History

Nationalism Essay


All is quiet except the beating of the heart as a rule, the pulse may be felt for ten minutes blankenship825 reports an execution of a man by hanging after the rope was adjusted the pulse was 121. First minute after drop, pulse 54. Second minute 52.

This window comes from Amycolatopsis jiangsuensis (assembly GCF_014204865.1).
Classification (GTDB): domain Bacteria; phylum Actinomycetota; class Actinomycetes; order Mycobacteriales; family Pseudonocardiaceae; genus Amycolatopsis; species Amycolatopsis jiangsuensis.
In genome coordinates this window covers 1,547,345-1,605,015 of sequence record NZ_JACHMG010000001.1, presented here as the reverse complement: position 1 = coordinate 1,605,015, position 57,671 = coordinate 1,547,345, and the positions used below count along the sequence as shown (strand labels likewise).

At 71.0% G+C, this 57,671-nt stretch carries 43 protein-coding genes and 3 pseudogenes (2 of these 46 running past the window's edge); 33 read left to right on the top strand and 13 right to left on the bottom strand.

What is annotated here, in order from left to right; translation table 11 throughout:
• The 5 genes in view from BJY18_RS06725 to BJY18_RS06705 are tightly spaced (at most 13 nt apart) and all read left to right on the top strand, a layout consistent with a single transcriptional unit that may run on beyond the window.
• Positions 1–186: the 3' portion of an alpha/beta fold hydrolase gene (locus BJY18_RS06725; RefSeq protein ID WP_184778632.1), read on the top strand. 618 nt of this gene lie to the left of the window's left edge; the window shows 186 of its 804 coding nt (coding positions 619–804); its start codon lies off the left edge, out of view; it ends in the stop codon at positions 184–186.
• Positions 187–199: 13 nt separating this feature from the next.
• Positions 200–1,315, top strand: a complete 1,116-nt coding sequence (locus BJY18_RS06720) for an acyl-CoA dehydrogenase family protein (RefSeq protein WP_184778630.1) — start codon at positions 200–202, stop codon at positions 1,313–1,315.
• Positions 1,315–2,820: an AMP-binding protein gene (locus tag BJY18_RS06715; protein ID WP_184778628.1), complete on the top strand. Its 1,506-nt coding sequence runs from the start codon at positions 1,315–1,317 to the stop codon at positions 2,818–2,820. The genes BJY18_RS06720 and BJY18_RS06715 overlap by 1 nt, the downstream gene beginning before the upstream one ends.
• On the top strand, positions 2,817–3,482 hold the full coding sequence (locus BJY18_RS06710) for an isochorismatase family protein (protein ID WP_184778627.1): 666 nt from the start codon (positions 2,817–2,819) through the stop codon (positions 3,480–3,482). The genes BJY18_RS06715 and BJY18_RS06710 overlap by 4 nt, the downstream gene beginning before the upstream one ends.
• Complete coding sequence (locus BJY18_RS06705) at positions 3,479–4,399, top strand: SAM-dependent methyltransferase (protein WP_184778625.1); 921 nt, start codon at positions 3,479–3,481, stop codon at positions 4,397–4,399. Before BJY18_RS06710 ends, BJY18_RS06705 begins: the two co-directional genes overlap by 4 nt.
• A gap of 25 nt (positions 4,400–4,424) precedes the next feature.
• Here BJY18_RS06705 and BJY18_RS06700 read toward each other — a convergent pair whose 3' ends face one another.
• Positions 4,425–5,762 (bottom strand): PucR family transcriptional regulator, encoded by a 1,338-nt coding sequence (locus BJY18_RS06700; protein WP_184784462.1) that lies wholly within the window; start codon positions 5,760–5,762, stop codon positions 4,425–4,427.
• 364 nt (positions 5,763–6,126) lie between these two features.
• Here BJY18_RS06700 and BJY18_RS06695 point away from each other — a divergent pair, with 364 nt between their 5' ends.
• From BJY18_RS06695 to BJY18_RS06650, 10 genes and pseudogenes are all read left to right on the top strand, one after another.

From a recent issue of a des moines newspaper we learn that the pulvanelaboratories are about to establish a sanatorium where the pulvanetreatment can be given this announcement is said to be made by john p mosher, the alleged discoverer of pulvane mosher is not a physician the newspaper article states, further, that mosher experiments weretried out “under the observation of major sharpe, ” commander at fortdes moines it appears also that an ex-newspaper reporter is connectedwith the pulvane laboratories the value of having a good publicityman is obviously recognized there also seems to be connected with theconcern a dr harry p hall we find in the records reference to oneharry p hall who was graduated by the medical dewritingment of drakeuniversity of des moines, iowa, in 1894, and was licensed in iowa in1896 our records indicate that he has not been in practice for essayyears we also find in our files essay newspaper clippings regarding adr harry p hall who, in 1914, pleaded guilty to a charge of using themails to defraud and was fined in the federal courts whether there isany connection between these two names, we do not know reverting to the claims made by the pulvane laboratories that pulvanewas “developed in a united states army general hospital by officersof the medical dewritingment” the following statement has recently beenreceived by the journal from surgeon-general ireland of the unitedstates army. “it has been brought to my attention that a concern in des moines, iowa, known as the pulvane laboratories, has issued a pamphlet in which statements are made which would naturally lead medical men to believe that the experiments, etc , referred to therein were made with the approval of and more or less under the direction of the medical dewritingment of the army i wish to say that this is not so. That the medical dewritingment had nothing whatever to do with the matter and that it thoroughly disapproves of the methods used by the promoters of this concern -- from the journal a m a , march 11, 1922 sal hepaticasal hepatica is a saline laxative sold by the bristol-myers company ofnew york little information is given, or, apparently, ever has beengiven, concerning the composition of this product thesis years ago thestock medical journal advertisement contained this statement. “composition -- sal hepatica contains all of the tonic, alterative and laxative salts of the celebrated ‘bitter waters’ of europe, especially those of bohemia, as determined by actual chemical analysis of these waters, and fortified by the addition of lithium and sodium phosphates ”255255 essay of the sal hepatica advertising has claimed that it “is asaline combination with the addition of sodium phosphate and lithiacitrate!. ”sal hepatica no longer “contains all the tonic, alterative and laxativesalts , ” etc , for the label on a package recently purchased reads. “sal hepatica is an effervescent saline combination possessing medicinal properties similar to the natural ‘bitter waters’ of europe, and fortified by the addition of sodium phosphate ”in 1909, the druggists circular published an analysis of sal hepaticawhich showed that the preparation contained only 0 04 per cent oflithium phosphate by referring to the two quotations just givenit will be noticed that today the manufacturers make no claim thattheir preparation is fortified with any salt of lithium a circularaccompanying recent trade packages states. “sal hepatica is composed solely of harmless salts, being absolutely free from acetanilid, phenacetin, caffein, calomel, opium or coal tar derivatives ”since neither the names nor the amounts of the “harmless salts” arementioned, the composition of sal hepatica is secret it is a trickof the nostrum exploiter, old but ever popular, to mention numerousdrugs which his preparation does not contain. It helps to distractattention from the fact that he does not tell what the preparationdoes contain!. In the old-time medical journal advertisements, one reads, “salhepatica is the most powerful solvent of uric acid known ” the sameadvertisement as it appeared in those days in the journal showsthat claim toned down to, “sal hepatica is a powerful solvent ofuric acid ” in those easy going days, the bristol-myers companydeclared that “diabetes is treated with decided advantage by meansof sal hepatica it possesses the property of arresting thesecretion of sugar in the liver ” in the old days, too, sal hepaticawas recommended in the treatment of cirrhosis of the liver, brightdisease, gravel, phthisis, etc the present advertising circular recommends sal hepatica as aneliminant, laxative or cathartic in gout, autointoxication, “biliousattacks, ” rheumatism, acute indigestion, catarrhal conditions ofthe stomach, pyorrhea, headache, dizziness, heart burn, “summercomplaints, ” “derangements of the stomach and liver, ” skin diseases, colic, alcoholic excesses, and as a “preventive of seasickness ”in 1914 the council on pharmacy and chemistry published256 a reporton sal hepatica declaring it secret in composition and sold underexaggerated and unwarranted claims 256 j a m a , feb 7, 1914, p 472 in view of the inquiries which the journal continues to receive itseemed worth while to make a chemical examination of the present-dayproduct accordingly specimens were purchased and analyzed in thea m a chemical laboratory the report that follows was submitted bythe chemists:“sal hepatica is a white, granular, odorless powder it effervesces onthe addition of water in which it eventually dissolves the aqueoussolution, after boiling to remove carbon dioxid, has an acid reactionto litmus “since a great thesis medicinal substances are sold in effervescent form, and since practically no information is given by the manufacturerconcerning the composition of sal hepatica, it became necessary totest for a considerable number of therapeutic agents the absence ofacetanilid, acetphenetidin, alkaloids, ammonium salts, benzoates, caffein, citrates, heavy metals, hexamethylenamin, magnesium, potassium, salicylates and sugars was demonstrated by appropriatetests the presence of a carbonate probably in the form of abicarbonate, a phosphate, a sulphate, a chlorid, tartaric acid, sodiumand traces of lithium was shown by qualitative tests “quantitative analysis indicated that the composition of the specimensexamined was essentially as follows. Sodium phosphate, anhydrous 4 4 per cent sodium sulphate, anhydrous 26 5 per cent sodium tartrate, anhydrous 12 7 per cent sodium bicarbonate 19 5 per cent tartaric acid, free 20 8 per cent sodium chlorid 8 9 per cent lithium phosphate trace water of hydration by difference 7 2 per cent “from the results of the analysis, it appears probable that thecomposition of the mixture before ‘granulation’ was approximately asfollows.